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Lida Larrimore (June 27, 1896 - July 2, 1960)

Lida Larrimore wrote novels of a type popular with American women in the early and middle years of the twentieth century. She published seventeen such novels between 1928 and the early 1950s, all of which provide clues to her success. They show her skill in creating characters and plots depicting fine young persons reaching for a quality of life so valued by the earlier inhabitants of this century.

The author was born Lida Larrimore Turner on June 27, 1896 in Girdletree, on the eastern shore of Maryland, where her father Henry Clay Turner was a minister of the Methodist Episcopal Church. She was named for her mother. When her father was transferred to a new pastorate in 1912, the family moved to Waterville, Maine where a good classical education was available for Lida. Her high school was Coburn Classical Institute. Her first two years of college were taken at Colby College in Maine, and after another family transfer, she completed her undergraduate work at Dickinson College in Carlisle, Pennsylvania.

Miss Larrimore's writing career began with a play she created out of necessity. While teaching English at Chester High School in the early 1920s, she could not find a play suitable for her young people so she wrote "Cousin Julia's Jade Earring," a one-act comedy which was published by Penn Publishing Co. It was popular among high school drama groups for many years.

Her only juvenile novel, "The Blossoming of Patricia-the-Less," came in 1924, and she soon returned to writing plays. In 1927 Penn Publishing Co. offered a $1000 prize for the best play submitted. She won the competion with a three-act comedy, "Yesterday's Roses." In 1928 the publisher raised the prize to $1500. Miss Larrimore won that too with "The Third Floor Front." Her last play, "Enchanted Summer", was published by Hurst & Blackett, Ltd. in 1929.

"Tarpaper Palace," her first novel, was brought out a year earlier in 1928 by Macrae-Smith-Company, a practically new publishing firm in Philadelphia. On its twenty-fifth anniversary in 1950, Macrae-Smith-Company was still publishing Lida Larrimore. Many of her works later appeared in a less expensive edition by Grosset & Dunlap, New York.

On February 27, 1931, Lida Larrimore "Larry" Turner married a widower, Charles Thomas of Tredyffrin Township, whose wife had died four years earlier. He was co-owner of a landscape nursery business operated on the Thomas farm in the Great Valley at County Line Road. Her husband's brother and partner, Raymond Thomas, a landscape architect, designed and built a stone house on Pugh Road, across from the farm, for Charles and Larry. They called it Robin Hill. A studio for Larry to use when writing was included over the garage. She titled her fifth novel, published the next year, "Robin Hill". The Thomases had two daughters, Lida Larrimore, born 1932, whom they called Larry; and Nancy Lee, born 1938, called Lee.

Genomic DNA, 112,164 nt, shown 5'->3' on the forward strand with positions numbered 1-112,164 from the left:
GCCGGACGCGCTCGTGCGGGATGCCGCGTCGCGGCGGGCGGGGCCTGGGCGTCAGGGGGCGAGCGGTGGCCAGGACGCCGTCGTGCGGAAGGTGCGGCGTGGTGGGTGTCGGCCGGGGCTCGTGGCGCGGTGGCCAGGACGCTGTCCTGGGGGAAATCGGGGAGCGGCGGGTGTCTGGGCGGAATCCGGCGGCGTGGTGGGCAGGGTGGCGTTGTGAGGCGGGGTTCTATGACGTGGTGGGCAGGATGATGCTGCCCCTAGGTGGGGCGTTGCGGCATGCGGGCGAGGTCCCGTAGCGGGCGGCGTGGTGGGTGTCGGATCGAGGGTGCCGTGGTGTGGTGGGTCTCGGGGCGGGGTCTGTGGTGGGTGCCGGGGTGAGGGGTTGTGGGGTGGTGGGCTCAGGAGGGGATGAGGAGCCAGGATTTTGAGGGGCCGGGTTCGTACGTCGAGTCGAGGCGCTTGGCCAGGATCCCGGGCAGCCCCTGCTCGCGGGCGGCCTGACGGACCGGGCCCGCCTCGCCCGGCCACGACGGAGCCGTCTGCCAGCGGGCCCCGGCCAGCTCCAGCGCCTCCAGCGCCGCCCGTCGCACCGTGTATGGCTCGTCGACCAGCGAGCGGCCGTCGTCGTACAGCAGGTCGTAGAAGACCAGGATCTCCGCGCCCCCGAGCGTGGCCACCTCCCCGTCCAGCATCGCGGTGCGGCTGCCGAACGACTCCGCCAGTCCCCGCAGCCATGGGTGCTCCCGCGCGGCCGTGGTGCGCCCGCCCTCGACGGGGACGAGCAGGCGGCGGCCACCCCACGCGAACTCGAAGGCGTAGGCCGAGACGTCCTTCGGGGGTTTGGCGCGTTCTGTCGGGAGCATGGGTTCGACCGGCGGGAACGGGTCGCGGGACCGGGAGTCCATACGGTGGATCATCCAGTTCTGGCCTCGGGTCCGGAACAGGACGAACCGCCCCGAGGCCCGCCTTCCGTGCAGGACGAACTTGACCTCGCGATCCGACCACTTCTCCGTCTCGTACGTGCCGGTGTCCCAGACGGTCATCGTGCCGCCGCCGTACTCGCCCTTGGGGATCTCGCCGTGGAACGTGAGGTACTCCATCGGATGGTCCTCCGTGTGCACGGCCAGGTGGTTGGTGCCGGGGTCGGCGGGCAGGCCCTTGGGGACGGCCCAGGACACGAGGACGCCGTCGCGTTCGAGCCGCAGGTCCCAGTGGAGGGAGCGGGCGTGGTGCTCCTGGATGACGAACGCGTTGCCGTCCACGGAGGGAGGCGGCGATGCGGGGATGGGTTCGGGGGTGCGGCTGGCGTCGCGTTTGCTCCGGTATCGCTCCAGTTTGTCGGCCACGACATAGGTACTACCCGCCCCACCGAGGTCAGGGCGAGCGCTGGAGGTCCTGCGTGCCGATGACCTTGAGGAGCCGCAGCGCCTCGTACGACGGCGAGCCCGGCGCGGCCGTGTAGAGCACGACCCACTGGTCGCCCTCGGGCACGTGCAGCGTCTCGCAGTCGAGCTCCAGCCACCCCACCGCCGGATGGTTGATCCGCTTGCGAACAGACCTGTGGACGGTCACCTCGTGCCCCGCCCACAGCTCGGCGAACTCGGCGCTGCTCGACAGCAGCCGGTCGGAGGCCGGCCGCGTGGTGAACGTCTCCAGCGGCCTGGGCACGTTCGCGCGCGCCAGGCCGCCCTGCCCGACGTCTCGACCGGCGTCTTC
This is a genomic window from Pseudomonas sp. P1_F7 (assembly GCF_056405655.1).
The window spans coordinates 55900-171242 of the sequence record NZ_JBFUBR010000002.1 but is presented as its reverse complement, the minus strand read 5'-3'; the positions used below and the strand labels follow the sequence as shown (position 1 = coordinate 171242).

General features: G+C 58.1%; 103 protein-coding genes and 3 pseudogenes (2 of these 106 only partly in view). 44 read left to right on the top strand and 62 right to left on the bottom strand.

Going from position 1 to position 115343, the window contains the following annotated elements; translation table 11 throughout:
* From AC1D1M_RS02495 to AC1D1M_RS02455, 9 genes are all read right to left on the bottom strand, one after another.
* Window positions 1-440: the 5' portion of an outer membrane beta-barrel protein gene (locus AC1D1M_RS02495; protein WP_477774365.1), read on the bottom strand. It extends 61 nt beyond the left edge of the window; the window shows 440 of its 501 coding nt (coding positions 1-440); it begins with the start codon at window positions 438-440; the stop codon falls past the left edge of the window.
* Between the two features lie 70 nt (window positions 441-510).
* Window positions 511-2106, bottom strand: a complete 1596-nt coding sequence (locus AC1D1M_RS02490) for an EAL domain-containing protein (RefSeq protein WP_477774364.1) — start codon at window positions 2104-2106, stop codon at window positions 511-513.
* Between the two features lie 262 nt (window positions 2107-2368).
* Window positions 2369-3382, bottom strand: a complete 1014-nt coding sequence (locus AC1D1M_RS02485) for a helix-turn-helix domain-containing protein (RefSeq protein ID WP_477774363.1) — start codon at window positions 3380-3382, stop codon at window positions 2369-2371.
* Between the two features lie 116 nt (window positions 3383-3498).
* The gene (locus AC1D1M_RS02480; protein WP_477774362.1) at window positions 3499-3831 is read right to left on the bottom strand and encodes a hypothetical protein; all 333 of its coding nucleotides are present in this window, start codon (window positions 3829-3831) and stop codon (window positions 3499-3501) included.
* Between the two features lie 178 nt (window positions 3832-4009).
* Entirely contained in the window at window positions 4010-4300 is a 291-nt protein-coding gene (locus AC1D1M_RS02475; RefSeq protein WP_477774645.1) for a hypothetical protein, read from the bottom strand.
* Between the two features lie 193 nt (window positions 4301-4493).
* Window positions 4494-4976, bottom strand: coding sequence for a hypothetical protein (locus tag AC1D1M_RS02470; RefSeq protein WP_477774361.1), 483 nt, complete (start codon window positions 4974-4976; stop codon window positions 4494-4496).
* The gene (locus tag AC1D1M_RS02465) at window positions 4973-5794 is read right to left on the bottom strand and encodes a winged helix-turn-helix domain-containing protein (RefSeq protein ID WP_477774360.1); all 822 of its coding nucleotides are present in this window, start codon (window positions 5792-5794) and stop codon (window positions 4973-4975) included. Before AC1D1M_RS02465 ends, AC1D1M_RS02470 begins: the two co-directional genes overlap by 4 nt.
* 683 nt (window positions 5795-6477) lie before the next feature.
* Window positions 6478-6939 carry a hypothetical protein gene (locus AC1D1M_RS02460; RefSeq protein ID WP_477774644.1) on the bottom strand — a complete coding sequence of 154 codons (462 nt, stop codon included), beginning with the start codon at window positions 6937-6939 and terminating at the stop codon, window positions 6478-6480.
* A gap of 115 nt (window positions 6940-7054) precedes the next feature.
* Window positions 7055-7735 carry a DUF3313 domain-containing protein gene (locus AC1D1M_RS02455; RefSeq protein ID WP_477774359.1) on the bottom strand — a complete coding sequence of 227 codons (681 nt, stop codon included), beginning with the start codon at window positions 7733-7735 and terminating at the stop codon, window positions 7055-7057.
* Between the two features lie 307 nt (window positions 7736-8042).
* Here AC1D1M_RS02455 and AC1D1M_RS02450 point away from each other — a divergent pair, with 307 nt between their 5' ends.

Lida's father retired from the ministry in 1937. He had begun his last pastorate at Paoli Methodist Church in 1932, and was widowed the next year. Reverend Turner spent the early years of his retirement living with Lida and Charles Thomas. Later, in ill health, he moved to the Dowden Home in Newtown Square where he died in 1955.

Lida wrote seventeen novels in a span of less than twenty-five years. She was a disciplined writer. Her education had not included courses in writing, journalism or short story construction. She felt rather that such a career could be accomplished by going right to the job of writing and doing it with dedicated effort.

As her career matured, she developed a solid daily writing schedule. She regularly worked four hours every day. After four hours she felt "mistakes crept into her copy." When nearing the end of a book, however, she would find herself going "full speed ahead" to complete the task.

Lida Larrimore's books are difficult to find today, and that is unfortunate for they present a well balanced view of how people of the time lived; be they advantaged, average or disadvantaged. The books also encompass what these people thought about, how their moral choices were made, and what dreams and desires motivated them. Her work also received professional recognition and acclaim. In her mature years she was honored by Dickinson College on the occasion of its 175th anniversary for her contributions to the literary field.

Lida Larrimore Turner Thomas, Tredyffrin's novelist, died on July 2, 1960, just five days past her 64th birthday. She was buried in the cemetery at Valley Friends Meeting, where her marker stone displays her artistic temperment. Instead of a squarely chiseled inscription on gray granite similar to others, her name is displayed on a pink marble stone upon a bronze marker, inscribed with her flowing cursive signature.

Source:Tredyffrin Easttown Historical Society, History Quarterly Digital Archives, October 1998 Volume 36 Number 4, Pages 113–118, Lida Larrmore: Tredyffrin Novelist (Lida Larrimore Turner Thomas 1896-1960) by Barbara Fry (http://www.tehistory.org/hqda/html/v36/v36n4p113.html)

Lida Larrimore's Books on Amazon: Lida Larrimore

 

 
Tags: romance history
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